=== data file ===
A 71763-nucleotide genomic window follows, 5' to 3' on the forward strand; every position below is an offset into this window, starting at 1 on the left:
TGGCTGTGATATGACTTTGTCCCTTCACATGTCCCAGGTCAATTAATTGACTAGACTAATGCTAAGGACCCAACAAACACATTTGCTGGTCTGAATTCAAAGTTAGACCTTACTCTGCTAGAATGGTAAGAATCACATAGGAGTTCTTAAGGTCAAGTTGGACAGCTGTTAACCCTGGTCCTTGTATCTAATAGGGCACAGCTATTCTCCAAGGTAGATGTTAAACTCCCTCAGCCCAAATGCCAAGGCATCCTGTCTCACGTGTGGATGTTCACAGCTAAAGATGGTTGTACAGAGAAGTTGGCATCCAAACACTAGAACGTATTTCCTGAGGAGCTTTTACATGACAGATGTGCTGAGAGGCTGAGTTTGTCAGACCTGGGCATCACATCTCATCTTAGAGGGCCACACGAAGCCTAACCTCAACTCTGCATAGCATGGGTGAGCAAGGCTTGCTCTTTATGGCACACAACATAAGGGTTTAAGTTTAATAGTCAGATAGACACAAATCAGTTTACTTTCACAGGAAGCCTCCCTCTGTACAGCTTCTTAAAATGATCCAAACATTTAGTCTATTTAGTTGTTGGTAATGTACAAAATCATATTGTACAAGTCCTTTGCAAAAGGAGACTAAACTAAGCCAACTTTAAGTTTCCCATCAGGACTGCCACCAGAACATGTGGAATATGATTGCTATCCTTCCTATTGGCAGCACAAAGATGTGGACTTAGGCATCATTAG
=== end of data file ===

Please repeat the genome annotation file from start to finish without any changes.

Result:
A 71763-nucleotide genomic window follows, 5' to 3' on the forward strand; every position below is an offset into this window, starting at 1 on the left:
TGGCTGTGATATGACTTTGTCCCTTCACATGTCCCAGGTCAATTAATTGACTAGACTAATGCTAAGGACCCAACAAACACATTTGCTGGTCTGAATTCAAAGTTAGACCTTACTCTGCTAGAATGGTAAGAATCACATAGGAGTTCTTAAGGTCAAGTTGGACAGCTGTTAACCCTGGTCCTTGTATCTAATAGGGCACAGCTATTCTCCAAGGTAGATGTTAAACTCCCTCAGCCCAAATGCCAAGGCATCCTGTCTCACGTGTGGATGTTCACAGCTAAAGATGGTTGTACAGAGAAGTTGGCATCCAAACACTAGAACGTATTTCCTGAGGAGCTTTTACATGACAGATGTGCTGAGAGGCTGAGTTTGTCAGACCTGGGCATCACATCTCATCTTAGAGGGCCACACGAAGCCTAACCTCAACTCTGCATAGCATGGGTGAGCAAGGCTTGCTCTTTATGGCACACAACATAAGGGTTTAAGTTTAATAGTCAGATAGACACAAATCAGTTTACTTTCACAGGAAGCCTCCCTCTGTACAGCTTCTTAAAATGATCCAAACATTTAGTCTATTTAGTTGTTGGTAATGTACAAAATCATATTGTACAAGTCCTTTGCAAAAGGAGACTAAACTAAGCCAACTTTAAGTTTCCCATCAGGACTGCCACCAGAACATGTGGAATATGATTGCTATCCTTCCTATTGGCAGCACAAAGATGTGGACTTAGGCATCATTAG